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DAY THREE OF TED INDIA: The Humbling Effect of Wonder

5 November , 2009

November 5th 2009, Official Day One of TED INdia Mysore

India is Shining and she is not afraid to flaunt her progress in the face of a confident world here in Mysore. The speaker line up on the first official day of the TED India conference was almost exclusively Indian, with a couple of notable exceptions, and at times the curves of the day hit frankly (forgive the overused but entirely appropriate adjective here) mind-blowing proportions.  

One of the world’s top inventors

When you are presented with one of the world’s top inventors, a young Indian man by the name of Pranav Mistry, who has devised a device called the Sixth Sense which literally allows digital technology to be accessed by people anywhere and everywhere, using a gadget and a piece of paper to search Google, to check plane tickets or the latest news, or to cut and paste documents without the need for scanners or computers themselves, when you are faced with such extraordinary talent which also is wrapped up in an unassuming humility, mind-blowing is the only appropriate adjective. mind. Pranav stunned the audience with his easy demonstrations showing  how his invention could bring technology  to the masses truly cheaply by overlaying the physical world with digital information.

Ultra affordability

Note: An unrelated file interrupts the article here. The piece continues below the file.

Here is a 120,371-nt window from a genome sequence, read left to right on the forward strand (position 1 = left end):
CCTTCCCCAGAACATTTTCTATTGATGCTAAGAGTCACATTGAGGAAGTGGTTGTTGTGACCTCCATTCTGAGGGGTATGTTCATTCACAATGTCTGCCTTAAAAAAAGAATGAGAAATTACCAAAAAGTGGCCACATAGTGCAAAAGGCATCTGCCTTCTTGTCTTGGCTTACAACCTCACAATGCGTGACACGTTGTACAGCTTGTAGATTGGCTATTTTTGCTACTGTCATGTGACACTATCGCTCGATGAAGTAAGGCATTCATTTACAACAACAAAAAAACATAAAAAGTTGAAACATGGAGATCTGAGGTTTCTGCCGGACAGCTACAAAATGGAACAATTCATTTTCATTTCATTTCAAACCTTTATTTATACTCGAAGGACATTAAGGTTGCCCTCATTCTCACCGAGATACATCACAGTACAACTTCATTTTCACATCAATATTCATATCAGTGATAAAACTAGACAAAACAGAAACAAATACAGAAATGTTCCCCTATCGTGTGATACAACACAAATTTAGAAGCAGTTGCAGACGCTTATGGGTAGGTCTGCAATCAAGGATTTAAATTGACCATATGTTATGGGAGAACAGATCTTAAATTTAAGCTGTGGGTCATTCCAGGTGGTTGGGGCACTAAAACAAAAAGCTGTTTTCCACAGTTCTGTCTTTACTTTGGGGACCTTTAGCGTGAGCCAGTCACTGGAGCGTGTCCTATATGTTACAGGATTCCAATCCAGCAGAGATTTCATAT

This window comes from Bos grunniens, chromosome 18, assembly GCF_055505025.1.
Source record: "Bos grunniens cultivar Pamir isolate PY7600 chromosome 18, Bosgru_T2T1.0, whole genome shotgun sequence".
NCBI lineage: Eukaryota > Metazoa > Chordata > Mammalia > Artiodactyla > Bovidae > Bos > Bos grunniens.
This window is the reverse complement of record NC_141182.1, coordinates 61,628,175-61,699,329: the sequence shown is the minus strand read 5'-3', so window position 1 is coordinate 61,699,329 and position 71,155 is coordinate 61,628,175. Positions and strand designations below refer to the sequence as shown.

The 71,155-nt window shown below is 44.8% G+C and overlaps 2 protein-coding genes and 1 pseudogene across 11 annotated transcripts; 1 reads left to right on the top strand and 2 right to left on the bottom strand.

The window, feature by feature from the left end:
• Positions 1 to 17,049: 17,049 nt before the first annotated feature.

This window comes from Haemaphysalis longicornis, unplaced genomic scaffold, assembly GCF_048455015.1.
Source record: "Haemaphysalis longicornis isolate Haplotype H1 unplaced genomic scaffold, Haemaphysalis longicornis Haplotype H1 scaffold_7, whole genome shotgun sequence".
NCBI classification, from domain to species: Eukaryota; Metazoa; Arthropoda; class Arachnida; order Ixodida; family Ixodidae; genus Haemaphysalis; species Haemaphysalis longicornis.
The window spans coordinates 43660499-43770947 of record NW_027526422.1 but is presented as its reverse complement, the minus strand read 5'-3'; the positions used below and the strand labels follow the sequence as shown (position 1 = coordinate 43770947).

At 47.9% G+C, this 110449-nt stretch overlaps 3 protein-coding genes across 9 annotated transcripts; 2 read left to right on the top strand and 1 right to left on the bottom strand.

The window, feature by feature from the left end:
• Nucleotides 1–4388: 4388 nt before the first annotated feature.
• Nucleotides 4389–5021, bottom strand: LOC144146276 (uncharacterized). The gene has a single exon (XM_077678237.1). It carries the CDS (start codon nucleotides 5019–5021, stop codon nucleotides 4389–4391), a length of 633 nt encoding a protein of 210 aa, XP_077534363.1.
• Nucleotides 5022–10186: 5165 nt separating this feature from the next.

Ultra affordability and creative genius to bring serious social innovation and change for the world’s poorest people has been a driving theme all day. So it’s Not Business As Usual, then. It’s Fast Forward. The sometimes controversial R A Mashelkar whistled the audience through a “more from less for more” philosophy, which he called Gandhian Engineering, drawing on the Tata Nano car, the world’s first car to be sold for exactly $2000, as a means to give the poor some dignity back, exploring the material concept in practical terms as well as its social transformational possibilities in affording the poor a physical space on the social rung. Gasps escaped the audience when he showed the new technology designed in India to bring prosthetic limbs costing just $20 to the poor, adapted to their needs so adeptly that a man who collects coconuts for a living can climb palm trees, jump off the branches, fitted with the prosthetic leg, and then run a kilometre in just over four minutes. Ultra affordability and social innovation designed to conquer an unequal marketplace. Pawan Sinha, too, showed us how the brain can recognise the patterns around us to give blind children the gift of sight when they have been told it is unlikely that they will ever be able to see again. His research in Delhi has developed fascinating  findings concerning the way in which the autistic brain functions through sight, which may provide valuable breakthroughs into this disability which causes so much frustration and difficulty in children, and their parents’ lives. A breakout session this morning had shown us how autism and developmental difficulties are being frequently misdiagnosed, and that ECGs of the brain, used by an Indian neuroscientist, are beginning to change the way in which these developmental conditions are understood, and treated, with medicine targeting brain seizures actually correcting the symptoms which mimic autism. Presented with science and technology combining to produce these pioneering results both for individuals and society, I spent most of my day feeling exceptionally humbled.